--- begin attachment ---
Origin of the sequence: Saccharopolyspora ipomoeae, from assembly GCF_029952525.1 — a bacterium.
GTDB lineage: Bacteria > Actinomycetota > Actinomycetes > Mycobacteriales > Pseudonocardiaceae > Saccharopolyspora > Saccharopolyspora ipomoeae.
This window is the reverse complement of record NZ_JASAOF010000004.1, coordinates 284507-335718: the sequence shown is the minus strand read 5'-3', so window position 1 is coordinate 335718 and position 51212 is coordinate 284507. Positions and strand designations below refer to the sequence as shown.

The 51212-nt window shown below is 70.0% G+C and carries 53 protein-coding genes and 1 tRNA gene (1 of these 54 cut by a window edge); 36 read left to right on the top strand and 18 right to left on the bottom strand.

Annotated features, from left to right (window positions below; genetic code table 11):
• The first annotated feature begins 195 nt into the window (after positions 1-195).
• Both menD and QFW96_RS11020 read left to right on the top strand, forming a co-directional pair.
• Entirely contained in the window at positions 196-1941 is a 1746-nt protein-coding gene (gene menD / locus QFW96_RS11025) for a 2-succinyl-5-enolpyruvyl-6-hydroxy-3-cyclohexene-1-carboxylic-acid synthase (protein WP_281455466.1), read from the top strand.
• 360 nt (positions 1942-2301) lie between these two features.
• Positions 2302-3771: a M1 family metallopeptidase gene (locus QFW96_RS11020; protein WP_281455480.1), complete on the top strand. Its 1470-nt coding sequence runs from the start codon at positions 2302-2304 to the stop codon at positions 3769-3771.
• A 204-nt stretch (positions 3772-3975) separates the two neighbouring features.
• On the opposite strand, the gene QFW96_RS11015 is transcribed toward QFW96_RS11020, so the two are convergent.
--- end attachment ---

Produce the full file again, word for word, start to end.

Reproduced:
Origin of the sequence: Saccharopolyspora ipomoeae, from assembly GCF_029952525.1 — a bacterium.
GTDB lineage: Bacteria > Actinomycetota > Actinomycetes > Mycobacteriales > Pseudonocardiaceae > Saccharopolyspora > Saccharopolyspora ipomoeae.
This window is the reverse complement of record NZ_JASAOF010000004.1, coordinates 284507-335718: the sequence shown is the minus strand read 5'-3', so window position 1 is coordinate 335718 and position 51212 is coordinate 284507. Positions and strand designations below refer to the sequence as shown.

The 51212-nt window shown below is 70.0% G+C and carries 53 protein-coding genes and 1 tRNA gene (1 of these 54 cut by a window edge); 36 read left to right on the top strand and 18 right to left on the bottom strand.

Annotated features, from left to right (window positions below; genetic code table 11):
• The first annotated feature begins 195 nt into the window (after positions 1-195).
• Both menD and QFW96_RS11020 read left to right on the top strand, forming a co-directional pair.
• Entirely contained in the window at positions 196-1941 is a 1746-nt protein-coding gene (gene menD / locus QFW96_RS11025) for a 2-succinyl-5-enolpyruvyl-6-hydroxy-3-cyclohexene-1-carboxylic-acid synthase (protein WP_281455466.1), read from the top strand.
• 360 nt (positions 1942-2301) lie between these two features.
• Positions 2302-3771: a M1 family metallopeptidase gene (locus QFW96_RS11020; protein WP_281455480.1), complete on the top strand. Its 1470-nt coding sequence runs from the start codon at positions 2302-2304 to the stop codon at positions 3769-3771.
• A 204-nt stretch (positions 3772-3975) separates the two neighbouring features.
• On the opposite strand, the gene QFW96_RS11015 is transcribed toward QFW96_RS11020, so the two are convergent.